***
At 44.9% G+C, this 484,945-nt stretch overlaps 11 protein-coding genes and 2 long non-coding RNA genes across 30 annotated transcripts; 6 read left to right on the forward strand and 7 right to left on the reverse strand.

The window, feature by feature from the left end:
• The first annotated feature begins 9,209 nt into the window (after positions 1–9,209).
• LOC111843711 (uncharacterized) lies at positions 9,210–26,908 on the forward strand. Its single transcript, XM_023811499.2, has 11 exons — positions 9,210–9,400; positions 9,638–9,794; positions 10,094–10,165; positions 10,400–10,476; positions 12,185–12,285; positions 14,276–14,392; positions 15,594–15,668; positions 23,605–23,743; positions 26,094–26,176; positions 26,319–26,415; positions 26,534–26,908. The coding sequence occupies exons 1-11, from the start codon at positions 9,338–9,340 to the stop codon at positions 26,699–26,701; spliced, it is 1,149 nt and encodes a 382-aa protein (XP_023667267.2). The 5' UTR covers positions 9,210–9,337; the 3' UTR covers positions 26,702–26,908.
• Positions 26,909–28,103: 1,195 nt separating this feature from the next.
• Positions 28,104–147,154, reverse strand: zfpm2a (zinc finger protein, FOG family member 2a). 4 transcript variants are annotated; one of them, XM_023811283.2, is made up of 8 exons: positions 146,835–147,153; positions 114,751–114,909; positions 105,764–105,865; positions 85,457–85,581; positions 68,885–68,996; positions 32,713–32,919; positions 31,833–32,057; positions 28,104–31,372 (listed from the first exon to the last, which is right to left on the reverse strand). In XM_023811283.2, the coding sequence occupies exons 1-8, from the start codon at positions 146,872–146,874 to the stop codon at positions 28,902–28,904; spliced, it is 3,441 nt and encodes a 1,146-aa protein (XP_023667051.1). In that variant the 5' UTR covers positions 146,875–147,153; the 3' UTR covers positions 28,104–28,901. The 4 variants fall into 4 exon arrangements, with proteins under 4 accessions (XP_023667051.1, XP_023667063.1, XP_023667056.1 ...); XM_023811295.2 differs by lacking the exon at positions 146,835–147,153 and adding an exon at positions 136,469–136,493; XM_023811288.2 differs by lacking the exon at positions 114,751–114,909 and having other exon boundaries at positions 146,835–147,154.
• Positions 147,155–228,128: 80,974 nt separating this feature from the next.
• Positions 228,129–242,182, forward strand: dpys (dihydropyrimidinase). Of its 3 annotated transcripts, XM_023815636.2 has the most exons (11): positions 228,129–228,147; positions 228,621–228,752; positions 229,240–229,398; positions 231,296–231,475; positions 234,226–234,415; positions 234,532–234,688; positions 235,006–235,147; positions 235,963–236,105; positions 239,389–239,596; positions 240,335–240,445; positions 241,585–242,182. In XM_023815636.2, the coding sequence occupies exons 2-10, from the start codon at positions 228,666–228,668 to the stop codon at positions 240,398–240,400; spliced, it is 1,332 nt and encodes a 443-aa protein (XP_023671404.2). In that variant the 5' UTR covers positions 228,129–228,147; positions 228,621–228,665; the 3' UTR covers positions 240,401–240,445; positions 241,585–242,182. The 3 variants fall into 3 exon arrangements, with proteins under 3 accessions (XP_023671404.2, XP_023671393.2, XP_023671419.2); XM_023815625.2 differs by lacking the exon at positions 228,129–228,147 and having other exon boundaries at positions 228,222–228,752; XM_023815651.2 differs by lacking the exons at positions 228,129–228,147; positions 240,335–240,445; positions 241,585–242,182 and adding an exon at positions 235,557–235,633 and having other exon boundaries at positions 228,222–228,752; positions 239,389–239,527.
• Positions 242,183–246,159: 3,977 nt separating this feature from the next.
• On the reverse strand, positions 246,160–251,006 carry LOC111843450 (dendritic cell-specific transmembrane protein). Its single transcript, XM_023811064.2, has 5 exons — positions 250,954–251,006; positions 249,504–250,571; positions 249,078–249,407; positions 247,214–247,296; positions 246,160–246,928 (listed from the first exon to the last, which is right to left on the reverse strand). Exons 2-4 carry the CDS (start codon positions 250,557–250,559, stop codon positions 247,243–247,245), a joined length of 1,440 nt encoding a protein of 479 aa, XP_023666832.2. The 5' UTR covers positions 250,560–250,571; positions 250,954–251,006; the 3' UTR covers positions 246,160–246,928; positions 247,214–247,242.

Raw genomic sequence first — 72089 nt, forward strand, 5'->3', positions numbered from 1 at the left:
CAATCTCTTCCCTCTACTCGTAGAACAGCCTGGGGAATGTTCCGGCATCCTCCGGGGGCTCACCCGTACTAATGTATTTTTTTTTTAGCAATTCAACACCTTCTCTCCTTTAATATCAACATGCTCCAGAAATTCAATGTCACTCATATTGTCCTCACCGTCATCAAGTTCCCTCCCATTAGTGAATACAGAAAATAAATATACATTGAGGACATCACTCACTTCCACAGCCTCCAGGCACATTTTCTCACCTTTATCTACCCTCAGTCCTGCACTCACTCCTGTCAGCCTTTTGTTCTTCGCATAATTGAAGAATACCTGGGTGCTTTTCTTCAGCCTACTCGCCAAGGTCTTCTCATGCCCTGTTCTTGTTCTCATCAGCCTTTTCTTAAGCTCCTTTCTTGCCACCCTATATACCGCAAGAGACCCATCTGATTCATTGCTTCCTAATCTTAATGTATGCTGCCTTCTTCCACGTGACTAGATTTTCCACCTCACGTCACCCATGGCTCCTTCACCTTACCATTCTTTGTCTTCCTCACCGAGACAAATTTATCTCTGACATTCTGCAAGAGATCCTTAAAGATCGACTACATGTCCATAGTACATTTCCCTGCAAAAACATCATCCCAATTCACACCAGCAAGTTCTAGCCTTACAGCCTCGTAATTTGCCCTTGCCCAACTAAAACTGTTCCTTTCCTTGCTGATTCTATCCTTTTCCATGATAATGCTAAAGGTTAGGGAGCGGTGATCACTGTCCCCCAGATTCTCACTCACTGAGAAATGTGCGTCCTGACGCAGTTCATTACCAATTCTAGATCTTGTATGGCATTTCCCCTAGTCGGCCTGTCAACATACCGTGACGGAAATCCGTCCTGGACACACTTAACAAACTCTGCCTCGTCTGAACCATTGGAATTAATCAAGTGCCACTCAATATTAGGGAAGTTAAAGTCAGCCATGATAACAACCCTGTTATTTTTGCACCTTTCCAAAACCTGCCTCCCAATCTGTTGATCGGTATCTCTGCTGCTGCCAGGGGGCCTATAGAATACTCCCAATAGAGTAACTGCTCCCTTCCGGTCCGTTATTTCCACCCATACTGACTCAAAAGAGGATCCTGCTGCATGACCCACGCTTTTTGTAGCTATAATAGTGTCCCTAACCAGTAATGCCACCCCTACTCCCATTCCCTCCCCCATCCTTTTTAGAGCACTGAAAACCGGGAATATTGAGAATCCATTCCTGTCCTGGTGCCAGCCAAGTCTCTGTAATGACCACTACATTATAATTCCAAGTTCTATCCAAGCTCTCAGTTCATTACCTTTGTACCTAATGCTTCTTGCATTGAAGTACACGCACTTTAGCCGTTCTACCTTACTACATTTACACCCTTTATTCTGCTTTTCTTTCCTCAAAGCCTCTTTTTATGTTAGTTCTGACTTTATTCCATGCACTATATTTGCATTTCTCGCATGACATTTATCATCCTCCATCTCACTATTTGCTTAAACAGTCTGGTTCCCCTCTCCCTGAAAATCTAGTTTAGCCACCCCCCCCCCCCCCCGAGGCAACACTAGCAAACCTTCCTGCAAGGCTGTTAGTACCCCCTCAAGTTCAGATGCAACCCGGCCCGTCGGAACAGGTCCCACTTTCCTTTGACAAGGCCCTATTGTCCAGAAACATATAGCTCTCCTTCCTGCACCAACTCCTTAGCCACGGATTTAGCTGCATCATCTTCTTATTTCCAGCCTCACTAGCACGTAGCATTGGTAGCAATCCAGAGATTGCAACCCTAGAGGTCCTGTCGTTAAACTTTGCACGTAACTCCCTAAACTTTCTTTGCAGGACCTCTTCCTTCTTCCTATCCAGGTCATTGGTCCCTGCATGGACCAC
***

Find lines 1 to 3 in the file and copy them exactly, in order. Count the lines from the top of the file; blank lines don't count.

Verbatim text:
At 44.9% G+C, this 484,945-nt stretch overlaps 11 protein-coding genes and 2 long non-coding RNA genes across 30 annotated transcripts; 6 read left to right on the forward strand and 7 right to left on the reverse strand.

The window, feature by feature from the left end:
• The first annotated feature begins 9,209 nt into the window (after positions 1–9,209).